The construction industry could face a supply crisis after the island's only provider of building sand announced it was suspending operations from 1 September following a "lack of Government support".
Simon Sand Quarry has been extracting sand from St. Ouen’s Bay since 1909 and its product is an integral ingredient in most of the concrete manufactured in Jersey.
The recently published three-year bridging Island Plan does not support the quarry operating beyond 2023 – instead favouring the on-island creation of building sand by crushing rock and recycling waste from La Collette, supplemented with some importation - but it did not envisage it closing before then.
However, owner Jason Simon says that the Government has failed to grant it permission to extract sand beyond the boundaries defined in the quarry’s current five-year licence.
Pictured: The Simon family have been extracting sand from St. Ouen's Bay since 1909.
Although this permit doesn’t run out until the end of 2023, high demand from the construction industry means that the quarry has reached its permitted boundary of extraction far sooner.
Mr Simon argues that the short-term Island Plan, which is due to be debated by States Members next March and will define planning policy to 2025, has ignored the recommendation of consultants who say that the sand extraction should continue for the time being.
“The consultant’s [Arup] latest report recommended continuation of sand extraction from the Simon Sand Quarry. However, ministerial support, in the draft three-year Island Plan, ignores the consultants and continues to endorse alternative sand supplies,” he said.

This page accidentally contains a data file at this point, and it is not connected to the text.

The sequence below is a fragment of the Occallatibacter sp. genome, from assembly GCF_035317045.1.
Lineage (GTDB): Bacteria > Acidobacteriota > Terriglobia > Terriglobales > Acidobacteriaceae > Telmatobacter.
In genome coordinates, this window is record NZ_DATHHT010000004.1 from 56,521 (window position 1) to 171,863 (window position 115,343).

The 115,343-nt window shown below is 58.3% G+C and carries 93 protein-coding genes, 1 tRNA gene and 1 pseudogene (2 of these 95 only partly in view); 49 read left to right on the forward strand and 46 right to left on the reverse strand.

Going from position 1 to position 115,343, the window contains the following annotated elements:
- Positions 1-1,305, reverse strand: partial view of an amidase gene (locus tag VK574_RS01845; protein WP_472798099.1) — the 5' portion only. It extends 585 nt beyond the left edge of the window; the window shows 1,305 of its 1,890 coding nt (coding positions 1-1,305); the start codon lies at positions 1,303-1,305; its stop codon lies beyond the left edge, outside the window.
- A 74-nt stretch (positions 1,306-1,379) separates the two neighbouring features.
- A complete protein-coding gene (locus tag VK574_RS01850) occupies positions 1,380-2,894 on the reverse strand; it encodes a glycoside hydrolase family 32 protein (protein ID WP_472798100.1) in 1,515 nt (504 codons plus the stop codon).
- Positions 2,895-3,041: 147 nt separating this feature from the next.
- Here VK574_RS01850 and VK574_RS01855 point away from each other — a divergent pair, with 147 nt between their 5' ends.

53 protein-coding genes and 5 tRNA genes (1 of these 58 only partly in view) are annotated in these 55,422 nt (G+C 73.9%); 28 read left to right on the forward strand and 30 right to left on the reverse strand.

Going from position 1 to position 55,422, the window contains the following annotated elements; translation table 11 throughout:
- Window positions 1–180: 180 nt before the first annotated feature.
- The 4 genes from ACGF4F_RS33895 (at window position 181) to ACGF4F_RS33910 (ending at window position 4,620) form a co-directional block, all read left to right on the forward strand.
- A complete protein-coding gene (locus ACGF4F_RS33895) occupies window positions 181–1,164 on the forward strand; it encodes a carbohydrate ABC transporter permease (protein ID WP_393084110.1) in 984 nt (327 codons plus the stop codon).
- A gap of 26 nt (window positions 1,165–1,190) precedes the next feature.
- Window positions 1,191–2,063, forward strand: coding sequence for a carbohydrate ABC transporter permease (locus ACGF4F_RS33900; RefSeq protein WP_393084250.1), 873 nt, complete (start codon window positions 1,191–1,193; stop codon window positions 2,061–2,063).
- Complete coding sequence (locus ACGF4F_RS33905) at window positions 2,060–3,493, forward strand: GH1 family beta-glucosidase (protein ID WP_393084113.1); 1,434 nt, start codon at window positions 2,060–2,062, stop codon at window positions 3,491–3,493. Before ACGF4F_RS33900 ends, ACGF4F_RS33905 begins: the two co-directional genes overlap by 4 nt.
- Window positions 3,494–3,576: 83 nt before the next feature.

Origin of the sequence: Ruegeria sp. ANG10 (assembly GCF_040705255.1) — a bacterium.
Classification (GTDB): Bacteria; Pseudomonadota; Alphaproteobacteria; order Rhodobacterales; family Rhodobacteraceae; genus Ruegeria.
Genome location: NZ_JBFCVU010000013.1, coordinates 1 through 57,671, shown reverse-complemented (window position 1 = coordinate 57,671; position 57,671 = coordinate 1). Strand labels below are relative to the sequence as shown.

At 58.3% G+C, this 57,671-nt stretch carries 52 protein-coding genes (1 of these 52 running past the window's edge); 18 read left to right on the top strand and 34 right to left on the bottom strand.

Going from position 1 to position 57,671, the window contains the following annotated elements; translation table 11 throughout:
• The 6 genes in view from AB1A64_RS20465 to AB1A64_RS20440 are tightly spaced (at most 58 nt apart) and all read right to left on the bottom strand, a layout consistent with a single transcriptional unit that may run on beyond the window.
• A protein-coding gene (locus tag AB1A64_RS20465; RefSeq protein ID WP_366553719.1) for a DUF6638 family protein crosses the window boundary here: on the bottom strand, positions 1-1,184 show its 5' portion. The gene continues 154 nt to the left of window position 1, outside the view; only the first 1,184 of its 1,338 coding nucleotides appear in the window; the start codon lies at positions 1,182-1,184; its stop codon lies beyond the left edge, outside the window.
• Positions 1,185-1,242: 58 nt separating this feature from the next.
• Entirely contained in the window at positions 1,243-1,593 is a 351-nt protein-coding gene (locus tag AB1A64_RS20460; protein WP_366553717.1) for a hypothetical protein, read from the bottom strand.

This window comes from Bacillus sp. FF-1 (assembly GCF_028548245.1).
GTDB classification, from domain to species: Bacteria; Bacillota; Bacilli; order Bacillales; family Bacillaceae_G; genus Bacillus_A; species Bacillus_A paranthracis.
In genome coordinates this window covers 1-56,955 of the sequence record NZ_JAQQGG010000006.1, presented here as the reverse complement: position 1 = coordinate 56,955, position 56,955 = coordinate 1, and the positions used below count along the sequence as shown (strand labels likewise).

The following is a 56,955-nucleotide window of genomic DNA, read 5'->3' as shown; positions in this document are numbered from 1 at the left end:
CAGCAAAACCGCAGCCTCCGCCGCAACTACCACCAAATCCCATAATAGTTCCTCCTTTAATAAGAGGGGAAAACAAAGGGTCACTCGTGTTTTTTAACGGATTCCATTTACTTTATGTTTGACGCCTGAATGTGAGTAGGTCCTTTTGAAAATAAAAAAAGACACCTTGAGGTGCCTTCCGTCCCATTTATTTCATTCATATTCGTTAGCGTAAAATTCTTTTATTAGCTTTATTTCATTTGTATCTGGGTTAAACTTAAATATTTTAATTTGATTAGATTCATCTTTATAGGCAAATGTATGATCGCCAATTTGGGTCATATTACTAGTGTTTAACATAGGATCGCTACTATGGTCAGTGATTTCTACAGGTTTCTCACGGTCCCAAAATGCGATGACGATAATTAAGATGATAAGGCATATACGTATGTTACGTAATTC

“These alternatives now include the crushing down of rock to granite dust at local quarries which will require chemicals additives so that it will behave as a natural sand does. Also, the use of excavated waste from La Collette reclamation site, that will be ‘washed’ then blended with shipped in imported aggregates, purportedly to create a usable sand product.
“Simon Sand and Gravel has serious concerns that neither of the above unproven alternatives will be capable of providing suitable sand, of a similar quality, or produce enough quantity to meet current demands. It will certainly not be achieved at a price that our customers have been traditionally accustomed to."
Pictured: Concrete manufacturers in Jersey use sand from Simon Sand Quarry to make blocks and other products.
He continued: “The Government’s continuing efforts to close Simon Sand Quarry also ignores key environmental impacts, particularly the huge increase in carbon emissions, that will be required to produce both types of the limited-use alternatives being proposed in the Island Plan.
“25-years have passed since 1996, when the Government first said it wanted the quarry to close. During that time, we have held countless discussions with Government officials, various departments and consultants to ensure that sand supplies remained uninterrupted.
“Exchanges this year have included several warnings from the company that the currently permitted sand reserves would be insufficient to maintain supply, at current demand levels, until the end of 2023.
“Governments continuing support for alternative sand supplies has meant the company now finds itself in a unique situation.
“Although considerable sand reserves remain within the Simon Sand Quarry site, it is prevented from excavating them.